Jamaican rice & peas with fresh coconut

Jamaican rice & peas with fresh coconut

V is for Vegan

My neighbour Karen, also a single mum, who comes from a Jamaican background, has started a sideline in selling proper Jamaican food to other mums outside the school gate. She’s named herself Msricenpeas. Parents are flocking to buy tubs of her rice and peas, callaloo and jerk chicken. I can’t blame them – it’s delicious, healthy and, whilst seemingly simple, it’s time-consuming to make properly.

Rice and peas is the mainstay food of Jamaican cuisine. ‘Peas’ are beans, and the further south, the darker the legume. Caribbean islands near to the Southern States of America will often use the black-eyed pea as I have. Jamaicans use the pinto bean. Islands closer to South America will use the small black turtle bean. The smaller the pea, the sweeter it is.

Karen kindly gave me her recipe. A couple of pointers: it surprised me that she soaked the peas with garlic and onion ‘to soften them’. Softening those peas is important. And I had some fresh coconut, so I cooked my peas with a few large slices. It lent a rich depth to the flavour.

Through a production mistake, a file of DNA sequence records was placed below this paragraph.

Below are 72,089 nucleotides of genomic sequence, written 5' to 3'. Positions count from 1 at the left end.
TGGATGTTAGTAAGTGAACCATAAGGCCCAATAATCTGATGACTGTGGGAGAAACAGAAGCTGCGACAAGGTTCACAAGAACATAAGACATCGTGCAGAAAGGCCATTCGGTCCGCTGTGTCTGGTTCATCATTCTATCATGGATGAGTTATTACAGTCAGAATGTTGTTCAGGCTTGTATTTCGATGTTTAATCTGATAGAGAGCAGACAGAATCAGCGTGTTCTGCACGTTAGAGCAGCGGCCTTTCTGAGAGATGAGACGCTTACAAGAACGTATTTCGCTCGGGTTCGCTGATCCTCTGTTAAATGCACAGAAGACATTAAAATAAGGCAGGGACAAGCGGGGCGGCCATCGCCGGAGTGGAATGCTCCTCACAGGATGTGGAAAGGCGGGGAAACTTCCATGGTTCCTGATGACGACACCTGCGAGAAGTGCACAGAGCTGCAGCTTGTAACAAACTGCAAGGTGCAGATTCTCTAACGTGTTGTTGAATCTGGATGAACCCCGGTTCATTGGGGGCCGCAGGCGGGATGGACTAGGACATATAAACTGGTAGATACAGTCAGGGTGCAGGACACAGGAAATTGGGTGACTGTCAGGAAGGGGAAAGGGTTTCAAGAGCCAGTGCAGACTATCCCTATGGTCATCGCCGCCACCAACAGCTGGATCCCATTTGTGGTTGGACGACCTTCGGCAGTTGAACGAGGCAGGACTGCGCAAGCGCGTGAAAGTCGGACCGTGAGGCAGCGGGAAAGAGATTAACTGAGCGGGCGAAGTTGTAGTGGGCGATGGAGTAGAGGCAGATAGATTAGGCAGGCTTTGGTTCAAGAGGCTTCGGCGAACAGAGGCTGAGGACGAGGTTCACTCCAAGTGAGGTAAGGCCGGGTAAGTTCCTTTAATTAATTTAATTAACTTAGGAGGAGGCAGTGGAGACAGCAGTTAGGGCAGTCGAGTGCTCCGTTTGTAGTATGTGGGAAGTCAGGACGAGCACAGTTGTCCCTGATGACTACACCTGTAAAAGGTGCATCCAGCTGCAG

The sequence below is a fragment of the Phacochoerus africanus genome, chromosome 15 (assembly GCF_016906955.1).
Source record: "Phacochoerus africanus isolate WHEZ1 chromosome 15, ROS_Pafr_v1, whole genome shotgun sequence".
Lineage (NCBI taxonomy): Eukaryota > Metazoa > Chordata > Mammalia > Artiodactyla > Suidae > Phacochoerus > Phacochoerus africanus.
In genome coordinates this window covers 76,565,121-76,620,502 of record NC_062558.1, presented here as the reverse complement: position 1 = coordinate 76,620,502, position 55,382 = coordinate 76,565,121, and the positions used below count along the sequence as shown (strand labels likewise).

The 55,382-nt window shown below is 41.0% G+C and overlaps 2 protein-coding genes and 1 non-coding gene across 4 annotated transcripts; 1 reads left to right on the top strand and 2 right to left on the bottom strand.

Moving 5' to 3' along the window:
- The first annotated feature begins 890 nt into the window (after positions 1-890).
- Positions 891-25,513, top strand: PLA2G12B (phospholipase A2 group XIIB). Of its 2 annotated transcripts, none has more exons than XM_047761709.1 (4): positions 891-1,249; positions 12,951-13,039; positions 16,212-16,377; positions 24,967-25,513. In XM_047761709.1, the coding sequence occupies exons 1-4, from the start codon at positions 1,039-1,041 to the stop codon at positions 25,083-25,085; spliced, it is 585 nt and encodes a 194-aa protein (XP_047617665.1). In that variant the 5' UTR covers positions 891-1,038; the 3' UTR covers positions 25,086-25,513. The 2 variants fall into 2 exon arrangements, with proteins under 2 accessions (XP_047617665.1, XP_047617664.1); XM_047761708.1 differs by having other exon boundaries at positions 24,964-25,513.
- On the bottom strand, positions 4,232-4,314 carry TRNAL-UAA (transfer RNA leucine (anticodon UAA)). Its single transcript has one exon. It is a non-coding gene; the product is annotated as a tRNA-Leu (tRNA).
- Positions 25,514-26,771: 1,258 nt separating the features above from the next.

Quantity Ingredient
200g dried blackeyed, pinto or black turtle beans
1/2 onion, peeled
2 garlic cloves, peeled, 1 whole and 1 sliced
4-6 pimento berries
2 spring onions, finely sliced
1/2 red pepper, deseeded and sliced
50-75g creamed coconut
2-3 fresh sprigs of thyme
or 1 tablespoon dried thyme
1 tablespoon soy sauce
1 scotch bonnet chilli
1/2 fresh coconut, peeled and sliced
2 small slices fresh ginger
500g basmati rice
1 tablespoon coconut oil
sea salt
freshly ground black pepper


  1. Soak the beans in filtered or cooled boiled water from the kettle, overnight if possible, adding the onion and whole garlic clove halfway through (yes, I have woken up in the night to put onion and garlic in my beans). Drain, discard the onion and garlic and tip the beans into a heavy pot or casserole.
  2. Add the pimento berries and sliced garlic and cover everything with boiling water. Simmer over a low heat for 45 minutes, then add the spring onions and red pepper and simmer until the beans are cooked. Don’t let them get too soft; they should smell sweet and creamy.
  3. Pour just enough hot water over the creamed coconut to dissolve, then add to the beans. You can add more or less if you prefer; I find too much coconut cream makes the rice greasy. Add the thyme, soy sauce, whole Scotch bonnet, fresh coconut and ginger and simmer, covered, for 15 minutes. Then fish out and discard the whole Scotch bonnet. Wash the rice and, once it is free of starch, add it to the beans and stir with a fork. Add about 1 litre water and the coconut oil. Add salt and pepper to taste and cook, covered, over a low heat (or in the oven at 160°C) until the rice is soft and fluffy, checking on the water levels but without stirring. Enjoy!
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